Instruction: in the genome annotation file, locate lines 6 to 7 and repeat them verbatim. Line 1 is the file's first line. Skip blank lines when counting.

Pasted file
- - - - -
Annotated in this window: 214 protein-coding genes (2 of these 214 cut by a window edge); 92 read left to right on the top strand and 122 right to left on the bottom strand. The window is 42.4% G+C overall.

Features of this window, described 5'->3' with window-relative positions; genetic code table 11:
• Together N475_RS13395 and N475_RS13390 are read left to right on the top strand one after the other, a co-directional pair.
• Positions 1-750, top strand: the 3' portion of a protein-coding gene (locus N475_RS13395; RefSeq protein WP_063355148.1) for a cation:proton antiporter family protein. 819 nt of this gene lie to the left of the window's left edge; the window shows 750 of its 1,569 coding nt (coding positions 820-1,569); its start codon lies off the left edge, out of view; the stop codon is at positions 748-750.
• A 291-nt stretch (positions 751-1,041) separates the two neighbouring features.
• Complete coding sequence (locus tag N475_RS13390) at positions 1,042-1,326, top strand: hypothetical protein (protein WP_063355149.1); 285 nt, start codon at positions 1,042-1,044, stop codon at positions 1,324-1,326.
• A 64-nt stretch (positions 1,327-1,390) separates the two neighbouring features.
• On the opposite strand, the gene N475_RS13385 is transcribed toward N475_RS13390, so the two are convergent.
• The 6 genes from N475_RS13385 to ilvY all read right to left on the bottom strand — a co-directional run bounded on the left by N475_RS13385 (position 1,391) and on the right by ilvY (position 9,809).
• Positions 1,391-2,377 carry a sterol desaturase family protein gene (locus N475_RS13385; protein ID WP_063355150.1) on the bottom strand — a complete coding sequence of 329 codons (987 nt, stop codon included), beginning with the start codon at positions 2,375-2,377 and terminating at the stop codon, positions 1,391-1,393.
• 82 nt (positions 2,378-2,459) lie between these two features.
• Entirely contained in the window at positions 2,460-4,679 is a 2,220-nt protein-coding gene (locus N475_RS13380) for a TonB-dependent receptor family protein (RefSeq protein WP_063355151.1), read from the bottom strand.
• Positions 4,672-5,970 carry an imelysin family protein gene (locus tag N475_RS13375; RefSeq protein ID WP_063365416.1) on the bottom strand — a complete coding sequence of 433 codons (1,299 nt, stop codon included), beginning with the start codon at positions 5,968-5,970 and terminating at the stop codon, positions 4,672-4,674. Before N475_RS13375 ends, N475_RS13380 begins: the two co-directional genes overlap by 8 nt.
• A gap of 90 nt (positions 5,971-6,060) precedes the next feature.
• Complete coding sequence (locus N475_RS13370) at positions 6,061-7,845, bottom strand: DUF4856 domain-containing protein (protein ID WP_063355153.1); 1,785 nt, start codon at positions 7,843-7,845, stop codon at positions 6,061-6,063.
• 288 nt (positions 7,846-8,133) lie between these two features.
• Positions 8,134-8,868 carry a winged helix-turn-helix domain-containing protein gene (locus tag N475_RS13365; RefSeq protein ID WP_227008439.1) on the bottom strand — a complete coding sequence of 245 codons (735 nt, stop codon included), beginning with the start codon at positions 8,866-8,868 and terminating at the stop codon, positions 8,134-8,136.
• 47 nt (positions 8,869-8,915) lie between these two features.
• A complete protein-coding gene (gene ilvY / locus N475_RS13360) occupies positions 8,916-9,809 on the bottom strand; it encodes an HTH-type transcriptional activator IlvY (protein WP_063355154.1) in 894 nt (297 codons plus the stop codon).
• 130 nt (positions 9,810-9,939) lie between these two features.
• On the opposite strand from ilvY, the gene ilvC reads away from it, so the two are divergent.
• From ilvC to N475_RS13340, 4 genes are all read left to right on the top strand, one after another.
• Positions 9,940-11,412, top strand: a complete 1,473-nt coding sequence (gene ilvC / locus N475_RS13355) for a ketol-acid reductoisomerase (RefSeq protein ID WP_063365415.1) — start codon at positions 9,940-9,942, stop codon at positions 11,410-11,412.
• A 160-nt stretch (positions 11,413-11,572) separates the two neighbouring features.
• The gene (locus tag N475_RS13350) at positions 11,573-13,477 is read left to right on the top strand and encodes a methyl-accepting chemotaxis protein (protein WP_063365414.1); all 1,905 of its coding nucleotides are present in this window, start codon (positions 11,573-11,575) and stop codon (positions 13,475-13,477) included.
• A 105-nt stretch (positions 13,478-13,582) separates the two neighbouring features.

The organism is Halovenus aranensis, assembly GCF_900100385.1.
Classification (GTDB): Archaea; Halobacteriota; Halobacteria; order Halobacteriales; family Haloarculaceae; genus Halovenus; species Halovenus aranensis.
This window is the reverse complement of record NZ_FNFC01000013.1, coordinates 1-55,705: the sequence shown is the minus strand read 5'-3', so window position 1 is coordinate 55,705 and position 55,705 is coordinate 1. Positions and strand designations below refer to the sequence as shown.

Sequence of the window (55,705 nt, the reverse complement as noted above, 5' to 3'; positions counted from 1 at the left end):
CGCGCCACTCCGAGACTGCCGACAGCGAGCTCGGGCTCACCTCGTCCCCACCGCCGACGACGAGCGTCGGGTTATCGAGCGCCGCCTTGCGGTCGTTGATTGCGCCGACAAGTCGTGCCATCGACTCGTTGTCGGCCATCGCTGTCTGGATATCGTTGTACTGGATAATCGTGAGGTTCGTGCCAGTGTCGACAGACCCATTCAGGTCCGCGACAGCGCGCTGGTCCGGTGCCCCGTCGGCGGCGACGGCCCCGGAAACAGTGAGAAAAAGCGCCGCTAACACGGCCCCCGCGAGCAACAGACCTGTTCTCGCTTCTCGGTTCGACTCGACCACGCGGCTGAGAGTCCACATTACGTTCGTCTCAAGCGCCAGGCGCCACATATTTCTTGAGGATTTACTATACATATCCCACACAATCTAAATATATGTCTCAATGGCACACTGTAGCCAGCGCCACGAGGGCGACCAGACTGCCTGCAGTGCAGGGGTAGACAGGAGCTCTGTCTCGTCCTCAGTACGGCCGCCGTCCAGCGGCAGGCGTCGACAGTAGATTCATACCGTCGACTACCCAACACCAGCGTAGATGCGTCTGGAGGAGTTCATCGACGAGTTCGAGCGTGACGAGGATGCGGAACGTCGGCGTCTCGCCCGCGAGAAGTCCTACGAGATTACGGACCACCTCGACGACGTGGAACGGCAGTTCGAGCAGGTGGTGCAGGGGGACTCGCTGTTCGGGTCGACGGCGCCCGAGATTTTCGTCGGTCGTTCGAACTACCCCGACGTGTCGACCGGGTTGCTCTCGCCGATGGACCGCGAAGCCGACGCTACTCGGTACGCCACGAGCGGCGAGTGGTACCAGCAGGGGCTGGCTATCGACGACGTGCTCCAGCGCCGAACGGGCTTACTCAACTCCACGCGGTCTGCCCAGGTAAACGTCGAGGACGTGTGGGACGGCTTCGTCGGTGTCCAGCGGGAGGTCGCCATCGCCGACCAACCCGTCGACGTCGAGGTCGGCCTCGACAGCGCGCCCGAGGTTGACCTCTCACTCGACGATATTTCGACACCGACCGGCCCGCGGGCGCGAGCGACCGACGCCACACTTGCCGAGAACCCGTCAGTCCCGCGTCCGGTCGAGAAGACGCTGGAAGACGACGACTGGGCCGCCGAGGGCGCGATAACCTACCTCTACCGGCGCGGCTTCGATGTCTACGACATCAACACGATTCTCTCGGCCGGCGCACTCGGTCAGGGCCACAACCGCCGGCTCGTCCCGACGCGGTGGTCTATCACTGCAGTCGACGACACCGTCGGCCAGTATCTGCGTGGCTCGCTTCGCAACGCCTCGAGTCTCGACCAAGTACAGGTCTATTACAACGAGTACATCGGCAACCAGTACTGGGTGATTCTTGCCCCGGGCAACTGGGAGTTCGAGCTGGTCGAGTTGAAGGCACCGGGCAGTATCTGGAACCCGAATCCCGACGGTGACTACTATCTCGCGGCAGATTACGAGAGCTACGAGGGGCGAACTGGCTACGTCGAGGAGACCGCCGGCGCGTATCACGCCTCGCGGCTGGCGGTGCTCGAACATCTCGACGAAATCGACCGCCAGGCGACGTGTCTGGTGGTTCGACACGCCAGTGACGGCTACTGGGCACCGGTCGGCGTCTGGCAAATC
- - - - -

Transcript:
• Complete coding sequence (locus tag N475_RS13390) at positions 1,042-1,326, top strand: hypothetical protein (protein WP_063355149.1); 285 nt, start codon at positions 1,042-1,044, stop codon at positions 1,324-1,326.
• A 64-nt stretch (positions 1,327-1,390) separates the two neighbouring features.